Oklahoma State Library Moving Towards The Future
STILLWATER, Oklahoma - Stacks of Dickens and Twain are disappearing in Stillwater.
Oklahoma State University is retiring the classics, and making room for a 21st Century library.
The traditional book is far from extinction, but with the birth of the digital age comes a rebirth of libraries across the country, including at OSU.
The Edmon Low Library opened its doors to Oklahoma State students for the first time in 1953.
Bonnie Cain-Wood, with the Oklahoma State Libraries, said, "It's a place for inspiration, a place for learning and a place for being inspired."
The way students learn and find that inspiration is in a state of transition.
Wood says OSU's library has shelves stocked with more than four million books. But, it's the books you don't see when you walk in, that students are requesting.
Michael Vestal an OSU Sophomore, said, "You can get online and you can get anything you want to in seconds, you don't have to spend looking for them or researching them."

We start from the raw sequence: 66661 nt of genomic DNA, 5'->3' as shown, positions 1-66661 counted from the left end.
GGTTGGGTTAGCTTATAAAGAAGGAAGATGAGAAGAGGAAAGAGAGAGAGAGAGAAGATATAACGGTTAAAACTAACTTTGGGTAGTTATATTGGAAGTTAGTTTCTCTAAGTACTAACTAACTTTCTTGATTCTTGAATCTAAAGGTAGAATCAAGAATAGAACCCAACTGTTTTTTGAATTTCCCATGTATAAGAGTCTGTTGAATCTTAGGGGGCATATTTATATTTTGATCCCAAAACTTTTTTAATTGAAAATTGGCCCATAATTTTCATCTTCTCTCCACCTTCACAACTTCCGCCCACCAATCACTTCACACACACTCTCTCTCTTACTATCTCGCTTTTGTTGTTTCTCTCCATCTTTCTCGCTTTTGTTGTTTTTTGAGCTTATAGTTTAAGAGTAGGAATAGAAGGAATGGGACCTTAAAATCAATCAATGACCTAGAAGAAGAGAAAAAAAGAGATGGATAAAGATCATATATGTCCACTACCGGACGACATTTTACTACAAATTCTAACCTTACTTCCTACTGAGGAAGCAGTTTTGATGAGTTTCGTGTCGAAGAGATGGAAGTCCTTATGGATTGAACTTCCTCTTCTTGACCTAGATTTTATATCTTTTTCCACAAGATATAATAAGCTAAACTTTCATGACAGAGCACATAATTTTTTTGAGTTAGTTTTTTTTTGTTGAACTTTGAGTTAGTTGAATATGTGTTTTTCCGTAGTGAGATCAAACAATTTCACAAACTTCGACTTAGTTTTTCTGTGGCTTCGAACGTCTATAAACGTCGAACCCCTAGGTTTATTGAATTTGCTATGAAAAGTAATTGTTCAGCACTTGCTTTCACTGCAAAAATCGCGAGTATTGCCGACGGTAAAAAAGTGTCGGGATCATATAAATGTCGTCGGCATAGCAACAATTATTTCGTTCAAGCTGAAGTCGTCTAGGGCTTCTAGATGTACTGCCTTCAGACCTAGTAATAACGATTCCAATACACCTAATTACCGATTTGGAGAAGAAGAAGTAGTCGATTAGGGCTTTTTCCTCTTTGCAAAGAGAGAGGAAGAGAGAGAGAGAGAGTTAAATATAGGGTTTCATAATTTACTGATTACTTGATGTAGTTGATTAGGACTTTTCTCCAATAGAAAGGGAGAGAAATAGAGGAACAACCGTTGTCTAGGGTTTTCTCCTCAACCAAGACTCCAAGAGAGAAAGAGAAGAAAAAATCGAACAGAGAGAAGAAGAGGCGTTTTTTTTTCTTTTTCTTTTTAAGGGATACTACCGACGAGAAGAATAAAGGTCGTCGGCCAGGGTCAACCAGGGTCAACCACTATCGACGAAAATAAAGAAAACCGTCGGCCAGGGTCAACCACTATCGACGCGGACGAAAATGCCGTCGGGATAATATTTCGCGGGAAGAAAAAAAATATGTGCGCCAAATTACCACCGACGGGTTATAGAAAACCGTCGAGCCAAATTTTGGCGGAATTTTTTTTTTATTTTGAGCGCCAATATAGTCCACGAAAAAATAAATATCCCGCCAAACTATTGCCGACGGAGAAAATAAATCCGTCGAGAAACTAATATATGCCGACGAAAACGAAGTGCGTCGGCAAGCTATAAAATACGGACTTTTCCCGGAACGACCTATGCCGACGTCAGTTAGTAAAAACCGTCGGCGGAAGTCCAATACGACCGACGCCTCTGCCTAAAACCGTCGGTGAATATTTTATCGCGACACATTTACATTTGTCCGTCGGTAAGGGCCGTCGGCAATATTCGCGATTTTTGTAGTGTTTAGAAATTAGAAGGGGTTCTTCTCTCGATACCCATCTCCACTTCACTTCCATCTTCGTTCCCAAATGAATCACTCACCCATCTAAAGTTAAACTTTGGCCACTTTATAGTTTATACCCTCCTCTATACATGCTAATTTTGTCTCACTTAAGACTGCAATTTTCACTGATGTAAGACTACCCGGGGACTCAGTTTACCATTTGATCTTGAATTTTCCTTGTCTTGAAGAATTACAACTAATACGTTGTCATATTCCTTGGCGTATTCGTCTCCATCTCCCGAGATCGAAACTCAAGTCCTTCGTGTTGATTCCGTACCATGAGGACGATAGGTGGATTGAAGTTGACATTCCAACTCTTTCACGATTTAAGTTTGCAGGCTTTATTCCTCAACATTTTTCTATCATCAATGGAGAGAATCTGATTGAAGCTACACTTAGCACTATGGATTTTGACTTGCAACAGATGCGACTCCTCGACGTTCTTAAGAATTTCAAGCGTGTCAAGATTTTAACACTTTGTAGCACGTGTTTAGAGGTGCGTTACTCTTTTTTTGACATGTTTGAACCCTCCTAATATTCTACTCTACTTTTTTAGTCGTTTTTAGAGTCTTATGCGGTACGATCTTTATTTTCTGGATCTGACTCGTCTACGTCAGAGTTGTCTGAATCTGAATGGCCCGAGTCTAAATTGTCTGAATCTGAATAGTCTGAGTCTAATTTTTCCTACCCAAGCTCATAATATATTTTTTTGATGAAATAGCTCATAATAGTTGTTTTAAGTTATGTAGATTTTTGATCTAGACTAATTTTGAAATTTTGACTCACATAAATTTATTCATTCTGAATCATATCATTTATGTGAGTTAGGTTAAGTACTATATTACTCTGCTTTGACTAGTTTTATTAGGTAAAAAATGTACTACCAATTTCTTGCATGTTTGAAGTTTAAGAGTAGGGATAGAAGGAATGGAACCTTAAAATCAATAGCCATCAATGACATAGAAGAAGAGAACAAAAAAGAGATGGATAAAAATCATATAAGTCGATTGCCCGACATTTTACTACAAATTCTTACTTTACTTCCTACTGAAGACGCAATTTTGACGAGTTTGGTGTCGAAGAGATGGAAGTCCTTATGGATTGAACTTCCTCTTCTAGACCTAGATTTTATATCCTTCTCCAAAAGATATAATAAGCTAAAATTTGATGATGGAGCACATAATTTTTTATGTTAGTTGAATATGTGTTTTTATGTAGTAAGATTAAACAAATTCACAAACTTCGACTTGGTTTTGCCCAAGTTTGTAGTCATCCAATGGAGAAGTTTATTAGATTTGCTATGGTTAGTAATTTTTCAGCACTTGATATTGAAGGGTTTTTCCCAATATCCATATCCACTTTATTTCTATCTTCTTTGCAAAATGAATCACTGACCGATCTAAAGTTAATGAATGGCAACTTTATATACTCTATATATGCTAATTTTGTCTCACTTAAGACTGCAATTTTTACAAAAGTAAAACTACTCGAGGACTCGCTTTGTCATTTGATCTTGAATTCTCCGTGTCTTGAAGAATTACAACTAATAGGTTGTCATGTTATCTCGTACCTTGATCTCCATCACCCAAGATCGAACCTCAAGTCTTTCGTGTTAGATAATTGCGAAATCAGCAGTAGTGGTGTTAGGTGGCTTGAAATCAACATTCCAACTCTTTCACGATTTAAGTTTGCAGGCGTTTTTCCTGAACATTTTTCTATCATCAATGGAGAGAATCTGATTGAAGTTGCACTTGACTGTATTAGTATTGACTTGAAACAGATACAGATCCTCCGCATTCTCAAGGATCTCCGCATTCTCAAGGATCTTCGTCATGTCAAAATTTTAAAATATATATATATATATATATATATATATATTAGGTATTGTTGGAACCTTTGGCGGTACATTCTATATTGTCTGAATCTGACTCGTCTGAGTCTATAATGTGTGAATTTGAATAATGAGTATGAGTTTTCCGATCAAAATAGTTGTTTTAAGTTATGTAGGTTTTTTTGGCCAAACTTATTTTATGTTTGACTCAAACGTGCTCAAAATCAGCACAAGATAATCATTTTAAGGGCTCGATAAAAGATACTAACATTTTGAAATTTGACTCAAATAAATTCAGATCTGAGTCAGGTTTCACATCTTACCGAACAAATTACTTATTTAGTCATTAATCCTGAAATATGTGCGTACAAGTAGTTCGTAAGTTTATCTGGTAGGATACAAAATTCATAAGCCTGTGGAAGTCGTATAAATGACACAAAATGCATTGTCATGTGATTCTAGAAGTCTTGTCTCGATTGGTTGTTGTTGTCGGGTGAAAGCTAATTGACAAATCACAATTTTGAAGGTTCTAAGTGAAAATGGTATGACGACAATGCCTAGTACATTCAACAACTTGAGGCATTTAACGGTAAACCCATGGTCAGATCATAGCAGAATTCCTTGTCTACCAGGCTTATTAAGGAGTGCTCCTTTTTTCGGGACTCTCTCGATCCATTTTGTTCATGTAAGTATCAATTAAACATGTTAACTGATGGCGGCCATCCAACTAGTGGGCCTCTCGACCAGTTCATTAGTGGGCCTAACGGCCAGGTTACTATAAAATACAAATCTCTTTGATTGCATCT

To accommodate the digital need, OSU will soon be boxing up thousands and thousands of books and moving them across campus to a new Library Auxiliary Facility that can hold up to 1.5 million.
"We have massive collections of e-books and electronic databases and journals," Wood said, "We're really struggling to find space for all of the things that we need to do in this building."
The new building will be ready near the end of the year.
Wood said students want more laptops, computer labs and more space for group or solo study time. The only way to do that is to archive traditional books, though not all of them, because there are students who still prefer to read the old-fashioned way.
"I like to have the paper copies in my hand," said Wood.
The reinvention of Edmon Low will happen slowly, but with the future in mind.
"In 1953, no one could imagine what we would need to do in this building, so part of giving us that space is making sure that we have a facility that is flexible enough for the things that we can't imagine right now," Wood said.
Students will still be able to check out books that are moved to the auxiliary center, there will just be a short waiting period before students can pick them up.